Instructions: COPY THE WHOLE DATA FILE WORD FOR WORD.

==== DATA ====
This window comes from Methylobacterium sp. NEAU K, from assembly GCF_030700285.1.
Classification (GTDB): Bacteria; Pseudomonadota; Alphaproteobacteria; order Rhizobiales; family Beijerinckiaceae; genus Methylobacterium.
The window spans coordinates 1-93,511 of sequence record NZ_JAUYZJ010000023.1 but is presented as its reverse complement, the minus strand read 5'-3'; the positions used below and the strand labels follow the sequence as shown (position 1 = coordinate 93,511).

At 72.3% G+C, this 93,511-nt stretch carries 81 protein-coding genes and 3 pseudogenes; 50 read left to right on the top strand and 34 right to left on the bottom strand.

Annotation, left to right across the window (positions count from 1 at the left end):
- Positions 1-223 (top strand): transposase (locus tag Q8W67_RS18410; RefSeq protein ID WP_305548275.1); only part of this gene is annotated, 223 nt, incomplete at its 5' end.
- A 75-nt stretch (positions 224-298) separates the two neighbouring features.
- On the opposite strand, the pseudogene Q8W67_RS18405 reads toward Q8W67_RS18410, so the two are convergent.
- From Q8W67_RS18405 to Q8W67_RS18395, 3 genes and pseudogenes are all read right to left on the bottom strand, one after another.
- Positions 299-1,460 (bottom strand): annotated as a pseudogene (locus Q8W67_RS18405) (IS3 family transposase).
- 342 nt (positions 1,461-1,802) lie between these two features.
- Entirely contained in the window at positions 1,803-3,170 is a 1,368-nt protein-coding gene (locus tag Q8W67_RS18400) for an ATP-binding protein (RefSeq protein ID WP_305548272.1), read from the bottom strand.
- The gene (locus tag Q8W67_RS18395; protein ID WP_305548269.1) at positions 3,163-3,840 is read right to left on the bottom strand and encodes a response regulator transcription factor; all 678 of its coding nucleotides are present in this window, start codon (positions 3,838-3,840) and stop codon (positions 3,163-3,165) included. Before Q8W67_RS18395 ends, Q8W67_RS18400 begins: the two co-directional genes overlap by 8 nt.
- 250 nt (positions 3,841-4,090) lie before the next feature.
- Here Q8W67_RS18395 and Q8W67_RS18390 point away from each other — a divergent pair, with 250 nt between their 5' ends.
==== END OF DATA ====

This window comes from Methylobacterium sp. NEAU K, from assembly GCF_030700285.1.
Classification (GTDB): Bacteria; Pseudomonadota; Alphaproteobacteria; order Rhizobiales; family Beijerinckiaceae; genus Methylobacterium.
The window spans coordinates 1-93,511 of sequence record NZ_JAUYZJ010000023.1 but is presented as its reverse complement, the minus strand read 5'-3'; the positions used below and the strand labels follow the sequence as shown (position 1 = coordinate 93,511).

At 72.3% G+C, this 93,511-nt stretch carries 81 protein-coding genes and 3 pseudogenes; 50 read left to right on the top strand and 34 right to left on the bottom strand.

Annotation, left to right across the window (positions count from 1 at the left end):
- Positions 1-223 (top strand): transposase (locus tag Q8W67_RS18410; RefSeq protein ID WP_305548275.1); only part of this gene is annotated, 223 nt, incomplete at its 5' end.
- A 75-nt stretch (positions 224-298) separates the two neighbouring features.
- On the opposite strand, the pseudogene Q8W67_RS18405 reads toward Q8W67_RS18410, so the two are convergent.
- From Q8W67_RS18405 to Q8W67_RS18395, 3 genes and pseudogenes are all read right to left on the bottom strand, one after another.
- Positions 299-1,460 (bottom strand): annotated as a pseudogene (locus Q8W67_RS18405) (IS3 family transposase).
- 342 nt (positions 1,461-1,802) lie between these two features.
- Entirely contained in the window at positions 1,803-3,170 is a 1,368-nt protein-coding gene (locus tag Q8W67_RS18400) for an ATP-binding protein (RefSeq protein ID WP_305548272.1), read from the bottom strand.
- The gene (locus tag Q8W67_RS18395; protein ID WP_305548269.1) at positions 3,163-3,840 is read right to left on the bottom strand and encodes a response regulator transcription factor; all 678 of its coding nucleotides are present in this window, start codon (positions 3,838-3,840) and stop codon (positions 3,163-3,165) included. Before Q8W67_RS18395 ends, Q8W67_RS18400 begins: the two co-directional genes overlap by 8 nt.
- 250 nt (positions 3,841-4,090) lie before the next feature.
- Here Q8W67_RS18395 and Q8W67_RS18390 point away from each other — a divergent pair, with 250 nt between their 5' ends.